Photography by Nathan Dharamshi, courtesy of Scotiabank Giller Prize
The moment Wilfrid Laurier University English instructor Souvankham Thammavongsa’s name was called at the 2020 Scotiabank Giller Prize ceremony, she thought of all the times in her writing career she didn’t win a prize.
“Thirty-six years ago, I went to school and pronounced the word ‘knife’ wrong – and I didn’t get a prize,” Thammavongsa said during her acceptance speech. “Tonight, there is one.”
Thammavongsa was named winner of the Scotiabank Giller Prize – one of Canada’s most prestigious literary prizes – in November for her short story collection How to Pronounce Knife. The moment was broadcast live across the country, instantly raising Thammavongsa’s profile in Canada and beyond.
How to Pronounce Knife, published by McClelland & Stewart, is a collection of stories focused on characters struggling to make a living, including both humorous and tragic stories about the daily lives of immigrants. Thammavongsa, who was born in a Lao refugee camp in Thailand and sponsored to Canada, highlights the hopes, endeavours and hardships of unforgettable characters caught between cultures, languages and values.
“Whenever I encountered stories that focus on refugee and immigrant experiences, they were always sad or about shame,” says Thammavongsa. “I thought it was a narrow view. We are also angry and ungrateful, hilarious, mean and normal. Mostly, we are capable of joy and happiness in our lives.”
The characters contained in Thammavongsa’s winning collection of stories include a child who mispronounced “knife” at school, an older woman who has an affair with a younger man, a woman obsessed with country singer Randy Travis, and a retired boxer who takes on work at his sister’s nail salon. Each slice of life captured invokes a range of emotions in readers, from sadness to triumph.
Thammavongsa’s work has previously been featured in prestigious publications including The New Yorker, Harper’s, Granta and The Atlantic. How to Pronounce Knife is her first work of fiction. She previously published four poetry books, Light, Found, Small Arguments and Cluster.
Thammavongsa says the transition from poetry to short stories came naturally, as she sees both as part of her writing.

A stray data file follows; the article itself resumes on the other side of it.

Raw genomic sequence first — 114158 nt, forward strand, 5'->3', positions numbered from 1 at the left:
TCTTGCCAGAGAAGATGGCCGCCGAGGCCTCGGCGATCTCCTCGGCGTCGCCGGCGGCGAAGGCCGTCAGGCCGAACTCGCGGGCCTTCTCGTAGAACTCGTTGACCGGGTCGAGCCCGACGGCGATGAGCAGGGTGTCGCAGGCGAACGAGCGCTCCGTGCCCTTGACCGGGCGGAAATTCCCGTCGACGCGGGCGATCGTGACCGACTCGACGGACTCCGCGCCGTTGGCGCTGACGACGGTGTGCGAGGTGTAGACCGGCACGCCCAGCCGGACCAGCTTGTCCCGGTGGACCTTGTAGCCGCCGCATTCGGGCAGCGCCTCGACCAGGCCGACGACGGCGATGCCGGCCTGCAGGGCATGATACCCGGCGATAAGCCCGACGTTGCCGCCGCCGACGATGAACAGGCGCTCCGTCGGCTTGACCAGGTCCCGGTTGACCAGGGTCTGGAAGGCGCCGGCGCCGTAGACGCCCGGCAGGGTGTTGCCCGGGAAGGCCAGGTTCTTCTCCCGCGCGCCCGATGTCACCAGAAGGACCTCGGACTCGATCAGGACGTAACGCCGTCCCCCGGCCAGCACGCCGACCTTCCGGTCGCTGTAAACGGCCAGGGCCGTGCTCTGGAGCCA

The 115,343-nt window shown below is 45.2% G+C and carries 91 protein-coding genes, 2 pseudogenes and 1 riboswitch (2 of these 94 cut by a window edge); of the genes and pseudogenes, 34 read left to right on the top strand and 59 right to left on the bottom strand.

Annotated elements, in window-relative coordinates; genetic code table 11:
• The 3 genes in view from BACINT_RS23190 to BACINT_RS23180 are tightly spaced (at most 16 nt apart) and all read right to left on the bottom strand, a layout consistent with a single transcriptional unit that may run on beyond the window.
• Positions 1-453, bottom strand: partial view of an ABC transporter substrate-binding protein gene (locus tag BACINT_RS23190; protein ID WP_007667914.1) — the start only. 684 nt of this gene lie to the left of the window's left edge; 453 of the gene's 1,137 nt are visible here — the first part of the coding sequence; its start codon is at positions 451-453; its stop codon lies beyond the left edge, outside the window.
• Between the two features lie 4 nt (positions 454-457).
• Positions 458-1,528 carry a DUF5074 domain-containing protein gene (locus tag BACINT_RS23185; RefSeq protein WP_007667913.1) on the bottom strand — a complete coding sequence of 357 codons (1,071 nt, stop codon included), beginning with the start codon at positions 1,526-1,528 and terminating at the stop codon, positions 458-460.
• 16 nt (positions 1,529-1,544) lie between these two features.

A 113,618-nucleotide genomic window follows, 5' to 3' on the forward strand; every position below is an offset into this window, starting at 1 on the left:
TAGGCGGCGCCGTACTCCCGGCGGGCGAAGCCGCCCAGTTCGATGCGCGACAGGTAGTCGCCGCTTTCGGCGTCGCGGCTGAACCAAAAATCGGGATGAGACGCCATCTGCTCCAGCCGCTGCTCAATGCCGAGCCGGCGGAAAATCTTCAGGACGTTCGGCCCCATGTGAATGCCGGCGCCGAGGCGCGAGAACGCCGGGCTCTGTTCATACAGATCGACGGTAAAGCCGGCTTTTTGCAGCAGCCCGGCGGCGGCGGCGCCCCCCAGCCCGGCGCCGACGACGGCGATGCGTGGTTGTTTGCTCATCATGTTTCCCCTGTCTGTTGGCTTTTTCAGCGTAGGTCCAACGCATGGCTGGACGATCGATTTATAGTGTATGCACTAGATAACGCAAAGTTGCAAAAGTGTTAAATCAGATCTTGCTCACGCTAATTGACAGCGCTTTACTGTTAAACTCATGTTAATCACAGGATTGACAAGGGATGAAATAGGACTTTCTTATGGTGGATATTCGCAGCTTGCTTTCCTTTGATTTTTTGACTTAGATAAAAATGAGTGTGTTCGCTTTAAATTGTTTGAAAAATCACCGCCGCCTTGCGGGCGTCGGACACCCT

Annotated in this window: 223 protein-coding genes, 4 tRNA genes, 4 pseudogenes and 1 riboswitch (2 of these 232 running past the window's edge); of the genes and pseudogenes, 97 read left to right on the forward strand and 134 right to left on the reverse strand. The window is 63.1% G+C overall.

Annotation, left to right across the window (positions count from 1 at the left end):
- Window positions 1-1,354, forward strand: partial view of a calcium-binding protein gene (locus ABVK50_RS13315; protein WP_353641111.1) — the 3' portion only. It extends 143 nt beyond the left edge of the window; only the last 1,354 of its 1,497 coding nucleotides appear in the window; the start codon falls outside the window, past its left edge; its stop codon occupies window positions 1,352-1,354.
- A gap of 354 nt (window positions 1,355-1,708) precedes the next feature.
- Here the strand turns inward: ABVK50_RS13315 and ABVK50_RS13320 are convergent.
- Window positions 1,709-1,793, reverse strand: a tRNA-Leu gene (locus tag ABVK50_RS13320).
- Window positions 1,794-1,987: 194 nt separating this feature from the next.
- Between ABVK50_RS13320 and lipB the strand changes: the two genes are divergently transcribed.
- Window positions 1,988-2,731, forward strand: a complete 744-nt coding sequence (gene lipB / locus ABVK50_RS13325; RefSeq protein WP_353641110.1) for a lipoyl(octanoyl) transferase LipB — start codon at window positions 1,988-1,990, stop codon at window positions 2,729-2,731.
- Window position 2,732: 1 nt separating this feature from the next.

“I haven’t moved away from poetry at all – it’s still here in my writing life,” she says.
Thammavongsa teaches creative writing at Laurier’s Brantford campus. She says she hopes to teach her students to be better readers, to love what they make with words and inspire curiosity.
“Teaching has taught me a lot about being a good writer,” says Thammavongsa. “No one taught me what to pay attention to or even how to pay attention. No one taught me how to be curious and to wonder.”
Despite the accolades she has received, Thammavongsa says winning the Scotiabank Giller Prize hasn’t changed much about her classes.
“My students knew me before I was a Giller winner. They showed up to class, all 31 of them, every week, stayed from the first minute to the last minute,” says Thammavongsa. “I don’t think they are impressed with awards the way some people are. They decide for themselves what is good, what’s worth showing up for. It’s a tough crowd, that’s for sure.”
Thammavongsa encourages her students to be kind to themselves and take care with the written projects they create.
“Anyone can be a writer and anyone can be talented,” she says. “It doesn’t mean anything if they don’t love what they make.”
Since winning the Scotiabank Giller Prize, How to Pronounce Knife has also been named a finalist for the National Book Critics Circle Award and PEN/America Open Book Award, a New York Times Editors’ Choice and among Time Magazine’s 100 Must-Read Books of 2020. Thammavongsa was also selected to serve as a judge for the upcoming 2021 Griffin Poetry Prize and is looking forward to writing her first literary review, to be published in the New York Times.
“No one has ever asked me to write a review before, to opine about literature,” says Thammavongsa. “I am really excited and nervous.”
Thammavongsa is also working on finishing a new novel. She says winning the Scotiabank Giller Prize has changed the way many perceive her work.
“A lot of people thought what I did was cute, but now they see how serious I am and have been all along about my art,” says Thammavongsa. “No one asks me anymore if what I write is in English. No one tells me anymore that poetry doesn’t matter and that short stories don’t sell.”